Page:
A few years ago, when employed by the Bangor Daily News and feeling like I needed a change, I applied for a job with a local organization. I was one of just a few to receive an interview. The pay was incredible. The benefits were amazing.
The only problem was that I was supposed to work in the marketing department spreading messages through social networking and other media that were directly opposed to those I support.
What bothered me was that I was very tempted to take the job if it was offered.
I talked about this with Heather and prayed about it. It bothered me that I was not able to put this away as an easy decision, that there existed the possibility that my principles could be purchased for the right price.
Thankfully, I didn’t get called back for another interview and didn’t have to make the decision.
However, God used the experience and the revelation of my lack of trust in Him in yet another area to motivate me to reassess by which variables I should make decisions.
To be sure, many of us sacrifice our principles to some degree in finding employment, but where should we draw the line?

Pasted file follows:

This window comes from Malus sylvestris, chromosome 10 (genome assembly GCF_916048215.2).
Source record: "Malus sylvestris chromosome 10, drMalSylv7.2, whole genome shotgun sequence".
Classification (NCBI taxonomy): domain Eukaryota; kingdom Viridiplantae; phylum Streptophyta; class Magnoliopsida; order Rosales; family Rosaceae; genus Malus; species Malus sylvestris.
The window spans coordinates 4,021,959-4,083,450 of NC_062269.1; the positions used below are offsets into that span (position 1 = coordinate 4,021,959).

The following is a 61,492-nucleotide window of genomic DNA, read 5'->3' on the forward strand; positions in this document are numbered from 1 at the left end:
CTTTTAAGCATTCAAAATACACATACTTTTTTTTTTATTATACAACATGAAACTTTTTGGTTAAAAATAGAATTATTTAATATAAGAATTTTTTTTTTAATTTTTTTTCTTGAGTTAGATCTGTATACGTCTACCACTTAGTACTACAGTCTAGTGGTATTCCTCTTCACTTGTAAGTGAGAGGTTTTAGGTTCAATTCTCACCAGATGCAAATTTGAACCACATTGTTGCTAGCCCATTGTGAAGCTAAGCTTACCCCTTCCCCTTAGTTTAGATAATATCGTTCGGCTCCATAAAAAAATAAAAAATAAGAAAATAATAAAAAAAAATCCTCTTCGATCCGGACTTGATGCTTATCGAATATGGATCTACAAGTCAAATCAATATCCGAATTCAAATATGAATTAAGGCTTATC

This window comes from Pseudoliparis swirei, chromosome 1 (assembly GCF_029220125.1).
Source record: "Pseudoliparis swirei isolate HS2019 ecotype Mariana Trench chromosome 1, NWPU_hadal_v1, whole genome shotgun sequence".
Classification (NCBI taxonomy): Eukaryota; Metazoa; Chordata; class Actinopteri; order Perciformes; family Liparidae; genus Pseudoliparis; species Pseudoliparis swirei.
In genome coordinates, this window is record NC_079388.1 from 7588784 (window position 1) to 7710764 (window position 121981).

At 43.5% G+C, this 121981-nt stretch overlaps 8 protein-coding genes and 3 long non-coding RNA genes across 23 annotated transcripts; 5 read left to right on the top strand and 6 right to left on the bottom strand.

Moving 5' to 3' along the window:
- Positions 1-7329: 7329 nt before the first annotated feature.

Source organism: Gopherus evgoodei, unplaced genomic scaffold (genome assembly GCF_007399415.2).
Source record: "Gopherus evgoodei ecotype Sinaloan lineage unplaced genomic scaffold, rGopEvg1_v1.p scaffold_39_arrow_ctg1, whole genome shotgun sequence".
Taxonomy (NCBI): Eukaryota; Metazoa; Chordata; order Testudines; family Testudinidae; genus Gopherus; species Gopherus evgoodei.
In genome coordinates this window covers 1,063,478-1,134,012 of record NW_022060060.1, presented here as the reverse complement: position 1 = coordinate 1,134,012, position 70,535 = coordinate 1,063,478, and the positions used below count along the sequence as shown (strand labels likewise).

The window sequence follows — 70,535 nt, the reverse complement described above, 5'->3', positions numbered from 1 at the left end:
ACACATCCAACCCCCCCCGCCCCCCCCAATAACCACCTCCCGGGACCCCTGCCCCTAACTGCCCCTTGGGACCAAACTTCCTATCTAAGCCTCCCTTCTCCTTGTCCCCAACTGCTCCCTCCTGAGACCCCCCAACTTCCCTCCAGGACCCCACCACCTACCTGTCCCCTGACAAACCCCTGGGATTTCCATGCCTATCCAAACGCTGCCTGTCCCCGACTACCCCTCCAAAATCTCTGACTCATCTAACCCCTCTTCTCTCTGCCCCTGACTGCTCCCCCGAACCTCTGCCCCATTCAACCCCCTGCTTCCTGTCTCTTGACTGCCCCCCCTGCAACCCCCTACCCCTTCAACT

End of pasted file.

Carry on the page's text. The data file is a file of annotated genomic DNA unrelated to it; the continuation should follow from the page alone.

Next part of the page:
Now, a few years later and looking in which direction I should point my labor, I am hyperconscious with the investments of my efforts.
As doors close on jobs I pursue, it only seems wise for me to prayerfully carve my own path. The idea seems romantic on the outside, but its pursuit forces me to face things about myself that are hard to be exposed to.
There was a great deal of perceived security in having an idea of how much money I would bring home each week.
I now do not enjoy that luxury, but the lack of that safety net has forced me to realize how much I need to trust in God’s provision on a daily basis. It is a very difficult thing.
It’s easy to read the tales of the Israelites in their exodus from slavery with a bit of snobbery, wondering how they could see miraculous provision from God, yet still be so untrusting and forgetful.
But in living in this new paradigm, I am granted a greater measure of humility to realize that I am the same way. I saw God provide for the Spokes and Jokes trip when the idea seemed ludicrous. Its development and execution were amazing.
However, we were eventually on our way back from the trip, and I was scared to come home. I would be re-entering a context of confusion and uncertainty.